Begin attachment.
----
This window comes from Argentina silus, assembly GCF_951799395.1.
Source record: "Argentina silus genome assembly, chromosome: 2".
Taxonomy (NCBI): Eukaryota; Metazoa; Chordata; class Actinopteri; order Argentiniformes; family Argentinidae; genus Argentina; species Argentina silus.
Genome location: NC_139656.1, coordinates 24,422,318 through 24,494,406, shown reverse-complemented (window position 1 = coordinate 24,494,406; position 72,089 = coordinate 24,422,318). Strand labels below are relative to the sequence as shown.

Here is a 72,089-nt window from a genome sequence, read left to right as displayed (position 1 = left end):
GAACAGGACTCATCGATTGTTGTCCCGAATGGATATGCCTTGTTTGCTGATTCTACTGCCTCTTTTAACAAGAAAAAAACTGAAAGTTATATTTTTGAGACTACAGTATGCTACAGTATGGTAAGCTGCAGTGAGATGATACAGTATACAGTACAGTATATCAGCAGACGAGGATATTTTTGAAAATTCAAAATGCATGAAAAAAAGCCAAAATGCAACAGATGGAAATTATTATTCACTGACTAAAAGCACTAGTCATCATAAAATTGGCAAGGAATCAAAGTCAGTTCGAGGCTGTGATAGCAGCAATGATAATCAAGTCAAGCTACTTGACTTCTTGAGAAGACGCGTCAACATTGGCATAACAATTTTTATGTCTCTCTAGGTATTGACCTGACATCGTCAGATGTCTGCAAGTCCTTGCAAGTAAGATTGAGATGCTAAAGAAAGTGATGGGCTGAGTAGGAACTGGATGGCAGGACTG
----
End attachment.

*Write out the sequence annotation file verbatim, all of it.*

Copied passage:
This window comes from Argentina silus, assembly GCF_951799395.1.
Source record: "Argentina silus genome assembly, chromosome: 2".
Taxonomy (NCBI): Eukaryota; Metazoa; Chordata; class Actinopteri; order Argentiniformes; family Argentinidae; genus Argentina; species Argentina silus.
Genome location: NC_139656.1, coordinates 24,422,318 through 24,494,406, shown reverse-complemented (window position 1 = coordinate 24,494,406; position 72,089 = coordinate 24,422,318). Strand labels below are relative to the sequence as shown.

Here is a 72,089-nt window from a genome sequence, read left to right as displayed (position 1 = left end):
GAACAGGACTCATCGATTGTTGTCCCGAATGGATATGCCTTGTTTGCTGATTCTACTGCCTCTTTTAACAAGAAAAAAACTGAAAGTTATATTTTTGAGACTACAGTATGCTACAGTATGGTAAGCTGCAGTGAGATGATACAGTATACAGTACAGTATATCAGCAGACGAGGATATTTTTGAAAATTCAAAATGCATGAAAAAAAGCCAAAATGCAACAGATGGAAATTATTATTCACTGACTAAAAGCACTAGTCATCATAAAATTGGCAAGGAATCAAAGTCAGTTCGAGGCTGTGATAGCAGCAATGATAATCAAGTCAAGCTACTTGACTTCTTGAGAAGACGCGTCAACATTGGCATAACAATTTTTATGTCTCTCTAGGTATTGACCTGACATCGTCAGATGTCTGCAAGTCCTTGCAAGTAAGATTGAGATGCTAAAGAAAGTGATGGGCTGAGTAGGAACTGGATGGCAGGACTG